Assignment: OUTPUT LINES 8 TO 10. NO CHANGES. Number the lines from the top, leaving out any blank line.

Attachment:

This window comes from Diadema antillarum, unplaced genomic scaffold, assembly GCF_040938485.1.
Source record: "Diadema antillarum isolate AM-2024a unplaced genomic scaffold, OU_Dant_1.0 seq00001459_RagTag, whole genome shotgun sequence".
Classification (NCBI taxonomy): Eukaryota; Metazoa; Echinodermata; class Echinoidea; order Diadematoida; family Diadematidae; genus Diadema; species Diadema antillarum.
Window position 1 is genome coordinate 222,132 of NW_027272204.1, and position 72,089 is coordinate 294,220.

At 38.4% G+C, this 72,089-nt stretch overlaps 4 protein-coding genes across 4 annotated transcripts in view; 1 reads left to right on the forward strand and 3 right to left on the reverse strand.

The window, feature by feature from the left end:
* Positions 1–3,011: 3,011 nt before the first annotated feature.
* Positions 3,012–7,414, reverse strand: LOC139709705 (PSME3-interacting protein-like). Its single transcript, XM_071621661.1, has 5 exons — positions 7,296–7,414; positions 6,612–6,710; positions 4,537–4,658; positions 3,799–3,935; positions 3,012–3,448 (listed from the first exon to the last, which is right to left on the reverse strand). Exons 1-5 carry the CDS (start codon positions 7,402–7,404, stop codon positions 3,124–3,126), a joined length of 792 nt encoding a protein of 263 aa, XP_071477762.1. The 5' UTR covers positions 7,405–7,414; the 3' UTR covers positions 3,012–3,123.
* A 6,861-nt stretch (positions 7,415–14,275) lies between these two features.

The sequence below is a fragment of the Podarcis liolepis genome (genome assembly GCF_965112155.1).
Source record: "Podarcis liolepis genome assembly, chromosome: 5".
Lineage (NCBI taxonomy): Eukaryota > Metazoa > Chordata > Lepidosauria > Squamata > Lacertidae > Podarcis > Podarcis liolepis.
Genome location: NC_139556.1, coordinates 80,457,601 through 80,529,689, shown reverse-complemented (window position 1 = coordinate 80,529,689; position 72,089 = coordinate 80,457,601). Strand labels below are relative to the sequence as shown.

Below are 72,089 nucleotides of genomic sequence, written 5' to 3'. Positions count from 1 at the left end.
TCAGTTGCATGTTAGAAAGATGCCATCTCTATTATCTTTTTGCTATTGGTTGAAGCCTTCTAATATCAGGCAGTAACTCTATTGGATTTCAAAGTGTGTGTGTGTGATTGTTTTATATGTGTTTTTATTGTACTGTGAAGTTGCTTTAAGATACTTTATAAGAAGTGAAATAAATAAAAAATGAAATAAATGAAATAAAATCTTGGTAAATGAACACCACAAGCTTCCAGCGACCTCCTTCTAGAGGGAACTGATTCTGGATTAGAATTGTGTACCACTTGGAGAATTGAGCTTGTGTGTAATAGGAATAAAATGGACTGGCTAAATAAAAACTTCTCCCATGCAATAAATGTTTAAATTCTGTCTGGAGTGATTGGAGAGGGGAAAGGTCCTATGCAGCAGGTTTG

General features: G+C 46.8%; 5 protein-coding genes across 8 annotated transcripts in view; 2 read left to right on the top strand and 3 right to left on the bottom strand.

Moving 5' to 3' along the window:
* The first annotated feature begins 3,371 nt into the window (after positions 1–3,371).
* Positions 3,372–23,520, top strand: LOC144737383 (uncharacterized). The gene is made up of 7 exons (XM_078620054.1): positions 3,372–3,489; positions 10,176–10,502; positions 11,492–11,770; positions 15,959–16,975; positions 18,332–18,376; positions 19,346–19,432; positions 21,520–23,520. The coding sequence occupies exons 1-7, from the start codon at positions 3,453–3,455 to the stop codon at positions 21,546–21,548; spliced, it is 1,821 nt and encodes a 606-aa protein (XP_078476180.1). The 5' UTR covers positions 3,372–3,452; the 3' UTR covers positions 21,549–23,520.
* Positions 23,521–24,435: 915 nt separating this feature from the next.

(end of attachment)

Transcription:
* Positions 3,012–7,414, reverse strand: LOC139709705 (PSME3-interacting protein-like). Its single transcript, XM_071621661.1, has 5 exons — positions 7,296–7,414; positions 6,612–6,710; positions 4,537–4,658; positions 3,799–3,935; positions 3,012–3,448 (listed from the first exon to the last, which is right to left on the reverse strand). Exons 1-5 carry the CDS (start codon positions 7,402–7,404, stop codon positions 3,124–3,126), a joined length of 792 nt encoding a protein of 263 aa, XP_071477762.1. The 5' UTR covers positions 7,405–7,414; the 3' UTR covers positions 3,012–3,123.
* A 6,861-nt stretch (positions 7,415–14,275) lies between these two features.

The sequence below is a fragment of the Podarcis liolepis genome (genome assembly GCF_965112155.1).